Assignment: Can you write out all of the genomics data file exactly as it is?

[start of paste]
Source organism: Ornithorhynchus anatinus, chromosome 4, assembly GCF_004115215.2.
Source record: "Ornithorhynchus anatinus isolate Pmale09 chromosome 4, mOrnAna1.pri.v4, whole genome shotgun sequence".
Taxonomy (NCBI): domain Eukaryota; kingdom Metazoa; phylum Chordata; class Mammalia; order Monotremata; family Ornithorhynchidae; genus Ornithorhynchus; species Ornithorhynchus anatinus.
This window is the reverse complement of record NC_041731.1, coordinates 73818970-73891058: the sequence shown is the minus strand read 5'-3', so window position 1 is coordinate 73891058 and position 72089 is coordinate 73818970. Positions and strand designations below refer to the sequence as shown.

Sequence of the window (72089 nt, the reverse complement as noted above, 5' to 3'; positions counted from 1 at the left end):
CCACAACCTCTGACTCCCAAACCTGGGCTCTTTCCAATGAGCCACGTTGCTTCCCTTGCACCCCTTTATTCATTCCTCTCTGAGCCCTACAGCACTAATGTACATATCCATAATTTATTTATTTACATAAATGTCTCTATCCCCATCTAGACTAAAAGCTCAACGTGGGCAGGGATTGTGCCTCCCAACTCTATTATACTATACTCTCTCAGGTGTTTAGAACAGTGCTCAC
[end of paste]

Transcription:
Source organism: Ornithorhynchus anatinus, chromosome 4, assembly GCF_004115215.2.
Source record: "Ornithorhynchus anatinus isolate Pmale09 chromosome 4, mOrnAna1.pri.v4, whole genome shotgun sequence".
Taxonomy (NCBI): domain Eukaryota; kingdom Metazoa; phylum Chordata; class Mammalia; order Monotremata; family Ornithorhynchidae; genus Ornithorhynchus; species Ornithorhynchus anatinus.
This window is the reverse complement of record NC_041731.1, coordinates 73818970-73891058: the sequence shown is the minus strand read 5'-3', so window position 1 is coordinate 73891058 and position 72089 is coordinate 73818970. Positions and strand designations below refer to the sequence as shown.

Sequence of the window (72089 nt, the reverse complement as noted above, 5' to 3'; positions counted from 1 at the left end):
CCACAACCTCTGACTCCCAAACCTGGGCTCTTTCCAATGAGCCACGTTGCTTCCCTTGCACCCCTTTATTCATTCCTCTCTGAGCCCTACAGCACTAATGTACATATCCATAATTTATTTATTTACATAAATGTCTCTATCCCCATCTAGACTAAAAGCTCAACGTGGGCAGGGATTGTGCCTCCCAACTCTATTATACTATACTCTCTCAGGTGTTTAGAACAGTGCTCAC